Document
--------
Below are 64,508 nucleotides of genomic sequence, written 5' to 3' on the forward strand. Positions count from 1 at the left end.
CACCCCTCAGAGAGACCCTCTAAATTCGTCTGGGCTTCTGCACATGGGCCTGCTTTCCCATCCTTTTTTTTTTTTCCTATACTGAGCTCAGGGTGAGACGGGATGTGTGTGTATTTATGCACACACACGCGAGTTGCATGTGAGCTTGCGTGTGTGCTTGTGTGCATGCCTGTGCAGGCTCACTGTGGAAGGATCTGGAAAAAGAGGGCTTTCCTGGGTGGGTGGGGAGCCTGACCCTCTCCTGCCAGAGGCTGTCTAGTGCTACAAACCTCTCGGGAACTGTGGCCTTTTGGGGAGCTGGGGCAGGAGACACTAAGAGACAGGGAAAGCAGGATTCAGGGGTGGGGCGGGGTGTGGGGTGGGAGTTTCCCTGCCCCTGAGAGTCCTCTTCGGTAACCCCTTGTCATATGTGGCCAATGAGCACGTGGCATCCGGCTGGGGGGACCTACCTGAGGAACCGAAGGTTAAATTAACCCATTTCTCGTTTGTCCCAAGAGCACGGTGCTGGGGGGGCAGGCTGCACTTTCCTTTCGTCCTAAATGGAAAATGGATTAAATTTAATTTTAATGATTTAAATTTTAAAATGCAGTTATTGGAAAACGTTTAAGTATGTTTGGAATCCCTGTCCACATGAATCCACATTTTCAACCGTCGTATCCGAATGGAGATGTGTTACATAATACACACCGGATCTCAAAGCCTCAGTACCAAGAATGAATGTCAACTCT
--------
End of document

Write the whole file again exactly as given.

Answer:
Below are 64,508 nucleotides of genomic sequence, written 5' to 3' on the forward strand. Positions count from 1 at the left end.
CACCCCTCAGAGAGACCCTCTAAATTCGTCTGGGCTTCTGCACATGGGCCTGCTTTCCCATCCTTTTTTTTTTTTCCTATACTGAGCTCAGGGTGAGACGGGATGTGTGTGTATTTATGCACACACACGCGAGTTGCATGTGAGCTTGCGTGTGTGCTTGTGTGCATGCCTGTGCAGGCTCACTGTGGAAGGATCTGGAAAAAGAGGGCTTTCCTGGGTGGGTGGGGAGCCTGACCCTCTCCTGCCAGAGGCTGTCTAGTGCTACAAACCTCTCGGGAACTGTGGCCTTTTGGGGAGCTGGGGCAGGAGACACTAAGAGACAGGGAAAGCAGGATTCAGGGGTGGGGCGGGGTGTGGGGTGGGAGTTTCCCTGCCCCTGAGAGTCCTCTTCGGTAACCCCTTGTCATATGTGGCCAATGAGCACGTGGCATCCGGCTGGGGGGACCTACCTGAGGAACCGAAGGTTAAATTAACCCATTTCTCGTTTGTCCCAAGAGCACGGTGCTGGGGGGGCAGGCTGCACTTTCCTTTCGTCCTAAATGGAAAATGGATTAAATTTAATTTTAATGATTTAAATTTTAAAATGCAGTTATTGGAAAACGTTTAAGTATGTTTGGAATCCCTGTCCACATGAATCCACATTTTCAACCGTCGTATCCGAATGGAGATGTGTTACATAATACACACCGGATCTCAAAGCCTCAGTACCAAGAATGAATGTCAACTCT